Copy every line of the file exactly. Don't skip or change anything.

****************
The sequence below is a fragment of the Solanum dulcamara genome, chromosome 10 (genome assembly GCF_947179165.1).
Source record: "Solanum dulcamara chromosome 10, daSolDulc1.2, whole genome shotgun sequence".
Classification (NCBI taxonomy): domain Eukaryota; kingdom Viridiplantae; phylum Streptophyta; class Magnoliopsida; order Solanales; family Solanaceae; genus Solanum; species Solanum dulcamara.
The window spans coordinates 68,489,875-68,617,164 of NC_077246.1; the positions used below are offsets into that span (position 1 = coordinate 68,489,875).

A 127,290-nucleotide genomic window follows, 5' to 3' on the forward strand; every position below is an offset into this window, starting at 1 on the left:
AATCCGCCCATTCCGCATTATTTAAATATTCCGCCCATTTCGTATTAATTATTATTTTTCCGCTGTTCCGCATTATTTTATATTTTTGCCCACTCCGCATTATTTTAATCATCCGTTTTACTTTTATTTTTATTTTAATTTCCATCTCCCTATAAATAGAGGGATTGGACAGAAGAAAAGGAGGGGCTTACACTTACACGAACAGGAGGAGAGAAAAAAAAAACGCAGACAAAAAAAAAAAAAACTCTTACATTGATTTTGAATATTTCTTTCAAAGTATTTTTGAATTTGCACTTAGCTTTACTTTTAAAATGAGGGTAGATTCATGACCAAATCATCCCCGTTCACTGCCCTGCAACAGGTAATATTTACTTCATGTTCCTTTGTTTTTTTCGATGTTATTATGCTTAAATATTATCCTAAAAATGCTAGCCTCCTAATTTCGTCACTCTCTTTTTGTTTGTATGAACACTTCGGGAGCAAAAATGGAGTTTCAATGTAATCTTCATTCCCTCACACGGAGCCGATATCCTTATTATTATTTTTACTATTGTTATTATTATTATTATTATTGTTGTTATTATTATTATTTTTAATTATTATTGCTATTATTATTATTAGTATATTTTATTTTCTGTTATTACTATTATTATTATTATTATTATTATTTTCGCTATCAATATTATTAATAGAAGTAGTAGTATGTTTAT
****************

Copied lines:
The sequence below is a fragment of the Solanum dulcamara genome, chromosome 10 (genome assembly GCF_947179165.1).
Source record: "Solanum dulcamara chromosome 10, daSolDulc1.2, whole genome shotgun sequence".
Classification (NCBI taxonomy): domain Eukaryota; kingdom Viridiplantae; phylum Streptophyta; class Magnoliopsida; order Solanales; family Solanaceae; genus Solanum; species Solanum dulcamara.
The window spans coordinates 68,489,875-68,617,164 of NC_077246.1; the positions used below are offsets into that span (position 1 = coordinate 68,489,875).

A 127,290-nucleotide genomic window follows, 5' to 3' on the forward strand; every position below is an offset into this window, starting at 1 on the left:
AATCCGCCCATTCCGCATTATTTAAATATTCCGCCCATTTCGTATTAATTATTATTTTTCCGCTGTTCCGCATTATTTTATATTTTTGCCCACTCCGCATTATTTTAATCATCCGTTTTACTTTTATTTTTATTTTAATTTCCATCTCCCTATAAATAGAGGGATTGGACAGAAGAAAAGGAGGGGCTTACACTTACACGAACAGGAGGAGAGAAAAAAAAAACGCAGACAAAAAAAAAAAAAACTCTTACATTGATTTTGAATATTTCTTTCAAAGTATTTTTGAATTTGCACTTAGCTTTACTTTTAAAATGAGGGTAGATTCATGACCAAATCATCCCCGTTCACTGCCCTGCAACAGGTAATATTTACTTCATGTTCCTTTGTTTTTTTCGATGTTATTATGCTTAAATATTATCCTAAAAATGCTAGCCTCCTAATTTCGTCACTCTCTTTTTGTTTGTATGAACACTTCGGGAGCAAAAATGGAGTTTCAATGTAATCTTCATTCCCTCACACGGAGCCGATATCCTTATTATTATTTTTACTATTGTTATTATTATTATTATTATTGTTGTTATTATTATTATTTTTAATTATTATTGCTATTATTATTATTAGTATATTTTATTTTCTGTTATTACTATTATTATTATTATTATTATTATTTTCGCTATCAATATTATTAATAGAAGTAGTAGTATGTTTAT